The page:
A Capgemini report published in 2018 identified the automotive sector as the most enthusiastic industry in which to set up a smart factory. The research found that companies in the sector have higher targets when it comes to digitalising operations than those in other sectors. 

By 2022, automakers anticipate that just under a quarter (24%) of their factories will be smart ones. Just under half (49%) have already invested more than $250m (£193.3m) in smart factories.

There is an added incentive for automakers to make their manufacturing operations smart: it’s been proven that green consumers looking to lower their carbon footprints are more likely to purchase products that have been manufactured by companies with green credentials. 

Like consumers, businesses are also continuously looking for ways to reduce their carbon footprints. Managing fleets of vehicles can be costly and challenging, even when a telematics system is implemented to optimise driver behaviour and to be fuel-efficient. 

Source: Hack & Craft

The French state-backed energy giant EDF has created an online hub, Electric Vehicles by EDF, designed as a one stop shop for SMEs to enquire and find out about EV fleet leasing, charge point installation and the cost savings they could make by switching to electric. Hack & Craft was brought in to pilot and develop the online EV hub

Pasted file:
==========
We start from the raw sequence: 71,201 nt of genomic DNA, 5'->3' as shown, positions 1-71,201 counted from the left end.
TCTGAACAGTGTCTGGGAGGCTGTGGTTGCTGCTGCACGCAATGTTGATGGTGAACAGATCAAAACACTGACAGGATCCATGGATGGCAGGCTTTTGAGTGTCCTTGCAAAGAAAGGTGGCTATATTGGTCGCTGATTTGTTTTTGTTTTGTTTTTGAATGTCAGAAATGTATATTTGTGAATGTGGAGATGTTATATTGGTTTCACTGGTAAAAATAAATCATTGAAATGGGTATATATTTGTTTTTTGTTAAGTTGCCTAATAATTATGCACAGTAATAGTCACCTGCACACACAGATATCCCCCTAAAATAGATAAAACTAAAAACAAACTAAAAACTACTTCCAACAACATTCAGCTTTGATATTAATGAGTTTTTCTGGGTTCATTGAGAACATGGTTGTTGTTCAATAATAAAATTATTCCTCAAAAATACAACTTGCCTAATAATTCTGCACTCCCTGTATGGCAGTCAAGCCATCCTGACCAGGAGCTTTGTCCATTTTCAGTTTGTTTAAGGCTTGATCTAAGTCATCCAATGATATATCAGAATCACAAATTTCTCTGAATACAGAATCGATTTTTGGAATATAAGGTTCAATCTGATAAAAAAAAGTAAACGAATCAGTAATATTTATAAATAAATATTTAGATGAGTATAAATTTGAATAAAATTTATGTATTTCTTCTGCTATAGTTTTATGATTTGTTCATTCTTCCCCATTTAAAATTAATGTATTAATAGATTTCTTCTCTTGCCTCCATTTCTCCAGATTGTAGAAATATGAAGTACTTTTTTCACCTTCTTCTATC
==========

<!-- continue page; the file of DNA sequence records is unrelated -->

According to Geotab, a global leader in the Internet of Things and connected transportation, 46% of UK-based fleets are without electric vehicles. But of those, 89% of fleet managers expect them to play a key role in their company’s fleet by 2028. The government has said that most new cars and vans from 2030 must be electric.

While there are some question marks over how energy-efficient EV lithium-ion battery production is, as automakers invest more time and money in R&D, the processes which are used to manufacture EV batteries will become more innovative. 

Smarter operations and a commitment from automakers to reduce energy levels in their manufacturing processes will help EVs to go mainstream, putting the UK on the road to a greener and cleaner future. 

To enable comments sign up for a Disqus account and enter your Disqus shortname in the Articulate node settings.

Recommended articles

OCR: applying a laser-like vision to manufacturing processes

Real-time insight: connected factories and the future of manufacturing

How lifecycle costing tools can boost customer relationship management strategies

Effectively using data to measure product success at every stage of its lifecycle

5 key trends in Industrial IoT for 2020

Latest articles

Why automation could lead to mass unemployment and how a Universal Basic Income might be the only solution

CERN’s asset management supercollider

5 Tips on How to Innovate

Process Model Innovation: A vital part of Modern Dual Innovation

Change activism for the really agile enterprise


Science and technology are the principal drivers of human progress. The creation of technology is hindered by many problems including cost, access to expertise, counter productive attitudes to risk, and lack of iterative multi-disciplinary collaboration. We believe that the failure of technology to properly empower organisations is due to a misunderstanding of the nature of the software creation process, and a mismatch between that process and the organisational structures that often surround it.